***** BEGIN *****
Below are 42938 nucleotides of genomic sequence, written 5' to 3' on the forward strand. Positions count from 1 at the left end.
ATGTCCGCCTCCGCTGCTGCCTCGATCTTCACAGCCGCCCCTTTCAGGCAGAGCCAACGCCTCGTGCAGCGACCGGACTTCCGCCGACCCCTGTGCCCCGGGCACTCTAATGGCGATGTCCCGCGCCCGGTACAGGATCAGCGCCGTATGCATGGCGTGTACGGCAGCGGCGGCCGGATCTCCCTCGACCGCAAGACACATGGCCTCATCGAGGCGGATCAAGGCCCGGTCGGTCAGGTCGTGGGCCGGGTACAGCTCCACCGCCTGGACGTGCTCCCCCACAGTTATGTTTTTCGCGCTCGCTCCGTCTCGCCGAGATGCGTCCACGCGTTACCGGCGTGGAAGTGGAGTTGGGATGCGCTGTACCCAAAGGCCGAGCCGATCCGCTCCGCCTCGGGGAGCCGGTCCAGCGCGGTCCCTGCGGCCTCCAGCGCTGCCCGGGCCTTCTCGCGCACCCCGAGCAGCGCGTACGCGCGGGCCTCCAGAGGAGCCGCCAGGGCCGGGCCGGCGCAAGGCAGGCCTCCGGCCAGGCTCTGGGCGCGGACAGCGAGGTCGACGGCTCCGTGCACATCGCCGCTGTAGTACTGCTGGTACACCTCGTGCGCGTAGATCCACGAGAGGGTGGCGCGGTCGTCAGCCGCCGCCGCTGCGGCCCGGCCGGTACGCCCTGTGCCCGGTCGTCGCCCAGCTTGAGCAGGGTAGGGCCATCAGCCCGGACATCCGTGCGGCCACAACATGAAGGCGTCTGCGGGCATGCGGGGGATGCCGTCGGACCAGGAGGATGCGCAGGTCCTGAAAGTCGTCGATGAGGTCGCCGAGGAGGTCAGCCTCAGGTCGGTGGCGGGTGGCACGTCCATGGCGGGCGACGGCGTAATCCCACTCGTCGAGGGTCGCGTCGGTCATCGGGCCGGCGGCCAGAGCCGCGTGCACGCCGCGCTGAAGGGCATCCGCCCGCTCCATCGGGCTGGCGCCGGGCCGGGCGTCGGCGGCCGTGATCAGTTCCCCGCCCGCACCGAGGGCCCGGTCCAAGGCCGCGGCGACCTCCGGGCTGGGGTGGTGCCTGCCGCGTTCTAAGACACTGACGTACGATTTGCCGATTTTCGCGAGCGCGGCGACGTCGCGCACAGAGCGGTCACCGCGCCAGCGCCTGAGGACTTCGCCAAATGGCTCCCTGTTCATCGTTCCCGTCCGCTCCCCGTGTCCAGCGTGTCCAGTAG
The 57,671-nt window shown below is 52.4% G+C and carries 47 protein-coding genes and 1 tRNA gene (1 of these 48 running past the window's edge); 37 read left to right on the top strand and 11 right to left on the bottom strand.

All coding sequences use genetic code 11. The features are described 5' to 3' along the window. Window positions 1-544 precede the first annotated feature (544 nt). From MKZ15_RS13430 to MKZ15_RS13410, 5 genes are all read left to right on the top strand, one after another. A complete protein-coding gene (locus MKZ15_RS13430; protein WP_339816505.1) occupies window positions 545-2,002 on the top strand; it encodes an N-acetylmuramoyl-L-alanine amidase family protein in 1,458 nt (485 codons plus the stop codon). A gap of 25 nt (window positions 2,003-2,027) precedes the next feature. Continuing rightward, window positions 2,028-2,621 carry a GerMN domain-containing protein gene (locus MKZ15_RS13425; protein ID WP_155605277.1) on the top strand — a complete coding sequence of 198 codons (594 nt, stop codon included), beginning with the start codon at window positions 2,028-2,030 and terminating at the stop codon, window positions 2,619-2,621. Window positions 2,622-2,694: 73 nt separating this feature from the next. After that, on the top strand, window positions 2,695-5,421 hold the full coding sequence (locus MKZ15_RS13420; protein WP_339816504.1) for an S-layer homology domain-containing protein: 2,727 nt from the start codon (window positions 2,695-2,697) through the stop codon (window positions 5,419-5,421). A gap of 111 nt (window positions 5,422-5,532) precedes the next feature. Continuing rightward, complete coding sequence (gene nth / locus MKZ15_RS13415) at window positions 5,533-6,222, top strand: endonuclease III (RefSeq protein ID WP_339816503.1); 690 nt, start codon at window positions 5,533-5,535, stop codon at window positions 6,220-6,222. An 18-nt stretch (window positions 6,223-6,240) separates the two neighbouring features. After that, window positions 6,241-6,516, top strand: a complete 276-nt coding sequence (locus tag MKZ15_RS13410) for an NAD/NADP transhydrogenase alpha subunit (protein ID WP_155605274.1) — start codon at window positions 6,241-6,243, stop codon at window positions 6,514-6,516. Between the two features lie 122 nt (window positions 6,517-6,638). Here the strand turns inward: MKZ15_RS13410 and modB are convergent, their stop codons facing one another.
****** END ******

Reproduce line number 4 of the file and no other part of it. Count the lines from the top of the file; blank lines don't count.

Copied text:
All coding sequences use genetic code 11. The features are described 5' to 3' along the window. Window positions 1-544 precede the first annotated feature (544 nt). From MKZ15_RS13430 to MKZ15_RS13410, 5 genes are all read left to right on the top strand, one after another. A complete protein-coding gene (locus MKZ15_RS13430; protein WP_339816505.1) occupies window positions 545-2,002 on the top strand; it encodes an N-acetylmuramoyl-L-alanine amidase family protein in 1,458 nt (485 codons plus the stop codon). A gap of 25 nt (window positions 2,003-2,027) precedes the next feature. Continuing rightward, window positions 2,028-2,621 carry a GerMN domain-containing protein gene (locus MKZ15_RS13425; protein ID WP_155605277.1) on the top strand — a complete coding sequence of 198 codons (594 nt, stop codon included), beginning with the start codon at window positions 2,028-2,030 and terminating at the stop codon, window positions 2,619-2,621. Window positions 2,622-2,694: 73 nt separating this feature from the next. After that, on the top strand, window positions 2,695-5,421 hold the full coding sequence (locus MKZ15_RS13420; protein WP_339816504.1) for an S-layer homology domain-containing protein: 2,727 nt from the start codon (window positions 2,695-2,697) through the stop codon (window positions 5,419-5,421). A gap of 111 nt (window positions 5,422-5,532) precedes the next feature. Continuing rightward, complete coding sequence (gene nth / locus MKZ15_RS13415) at window positions 5,533-6,222, top strand: endonuclease III (RefSeq protein ID WP_339816503.1); 690 nt, start codon at window positions 5,533-5,535, stop codon at window positions 6,220-6,222. An 18-nt stretch (window positions 6,223-6,240) separates the two neighbouring features. After that, window positions 6,241-6,516, top strand: a complete 276-nt coding sequence (locus tag MKZ15_RS13410) for an NAD/NADP transhydrogenase alpha subunit (protein ID WP_155605274.1) — start codon at window positions 6,241-6,243, stop codon at window positions 6,514-6,516. Between the two features lie 122 nt (window positions 6,517-6,638). Here the strand turns inward: MKZ15_RS13410 and modB are convergent, their stop codons facing one another.